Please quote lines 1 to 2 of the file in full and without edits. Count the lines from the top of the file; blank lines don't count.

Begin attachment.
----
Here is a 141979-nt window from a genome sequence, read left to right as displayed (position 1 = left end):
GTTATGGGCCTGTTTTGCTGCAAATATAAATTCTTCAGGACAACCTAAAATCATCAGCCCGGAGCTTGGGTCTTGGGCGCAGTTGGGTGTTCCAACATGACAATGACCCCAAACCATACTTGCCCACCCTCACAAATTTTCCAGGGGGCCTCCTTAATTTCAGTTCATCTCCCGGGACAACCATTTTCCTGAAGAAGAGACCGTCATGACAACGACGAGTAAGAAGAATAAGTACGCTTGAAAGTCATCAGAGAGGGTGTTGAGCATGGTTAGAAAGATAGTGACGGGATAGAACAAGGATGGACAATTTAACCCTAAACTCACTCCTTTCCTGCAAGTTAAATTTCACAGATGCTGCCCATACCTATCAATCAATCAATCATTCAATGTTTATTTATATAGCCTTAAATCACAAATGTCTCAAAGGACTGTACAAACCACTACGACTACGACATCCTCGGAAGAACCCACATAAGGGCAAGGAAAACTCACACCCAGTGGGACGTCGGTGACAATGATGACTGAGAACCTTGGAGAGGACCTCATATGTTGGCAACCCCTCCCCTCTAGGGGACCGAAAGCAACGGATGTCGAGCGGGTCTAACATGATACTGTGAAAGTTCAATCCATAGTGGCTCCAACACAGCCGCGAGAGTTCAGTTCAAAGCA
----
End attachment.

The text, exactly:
Here is a 141979-nt window from a genome sequence, read left to right as displayed (position 1 = left end):
GTTATGGGCCTGTTTTGCTGCAAATATAAATTCTTCAGGACAACCTAAAATCATCAGCCCGGAGCTTGGGTCTTGGGCGCAGTTGGGTGTTCCAACATGACAATGACCCCAAACCATACTTGCCCACCCTCACAAATTTTCCAGGGGGCCTCCTTAATTTCAGTTCATCTCCCGGGACAACCATTTTCCTGAAGAAGAGACCGTCATGACAACGACGAGTAAGAAGAATAAGTACGCTTGAAAGTCATCAGAGAGGGTGTTGAGCATGGTTAGAAAGATAGTGACGGGATAGAACAAGGATGGACAATTTAACCCTAAACTCACTCCTTTCCTGCAAGTTAAATTTCACAGATGCTGCCCATACCTATCAATCAATCAATCATTCAATGTTTATTTATATAGCCTTAAATCACAAATGTCTCAAAGGACTGTACAAACCACTACGACTACGACATCCTCGGAAGAACCCACATAAGGGCAAGGAAAACTCACACCCAGTGGGACGTCGGTGACAATGATGACTGAGAACCTTGGAGAGGACCTCATATGTTGGCAACCCCTCCCCTCTAGGGGACCGAAAGCAACGGATGTCGAGCGGGTCTAACATGATACTGTGAAAGTTCAATCCATAGTGGCTCCAACACAGCCGCGAGAGTTCAGTTCAAAGCA